My work is based on the idea that the use of hand-made objects provides the user with a heightened awareness of the importance of our daily routines. Routines that involve eating and drinking take on new meaning and importance when an aesthetic object is made their carrier. Pottery is an active participant in people’s lives and at the same time serves to connect us to a larger cultural history. I see the vessels I make as containers of nourishment and of culture. They hold sustenance on both a physical and metaphorical level.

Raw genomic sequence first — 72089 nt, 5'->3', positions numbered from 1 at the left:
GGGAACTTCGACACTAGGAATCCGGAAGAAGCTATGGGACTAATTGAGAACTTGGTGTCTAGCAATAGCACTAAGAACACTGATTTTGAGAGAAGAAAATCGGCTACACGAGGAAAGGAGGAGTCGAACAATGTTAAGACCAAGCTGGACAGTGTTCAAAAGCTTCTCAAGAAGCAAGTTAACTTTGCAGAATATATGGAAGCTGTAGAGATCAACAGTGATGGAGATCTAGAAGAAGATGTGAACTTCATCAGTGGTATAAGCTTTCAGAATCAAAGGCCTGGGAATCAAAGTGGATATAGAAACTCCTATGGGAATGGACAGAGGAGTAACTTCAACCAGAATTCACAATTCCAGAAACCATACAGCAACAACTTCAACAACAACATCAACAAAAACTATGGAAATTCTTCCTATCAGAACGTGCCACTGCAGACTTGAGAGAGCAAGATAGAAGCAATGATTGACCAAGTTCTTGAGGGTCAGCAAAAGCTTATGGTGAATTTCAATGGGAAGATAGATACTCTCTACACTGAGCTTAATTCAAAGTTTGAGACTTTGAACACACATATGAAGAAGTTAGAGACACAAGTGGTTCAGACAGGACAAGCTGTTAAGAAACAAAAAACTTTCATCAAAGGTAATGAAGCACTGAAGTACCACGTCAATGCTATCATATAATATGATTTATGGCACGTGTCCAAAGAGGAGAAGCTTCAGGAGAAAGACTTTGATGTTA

The pot is one of the few aesthetic objects that we are asked to touch and I have always been interested in emphasizing the tactile quality of my work. Most of my work is carved, either from solid pieces of clay or from forms that are thrown on the wheel with thick walls. This process of removal speaks to time as it records my process and simultaneously generates textures that engage the viewer on both a visual and tactile level. The slips and glazes I then apply to the form serve to accentuate these textures. Underlying all of this is the idea that the material and the process of making are both prominent in my work. Ultimately, my hope is that my pots function as well in the hand as they do on the shelf.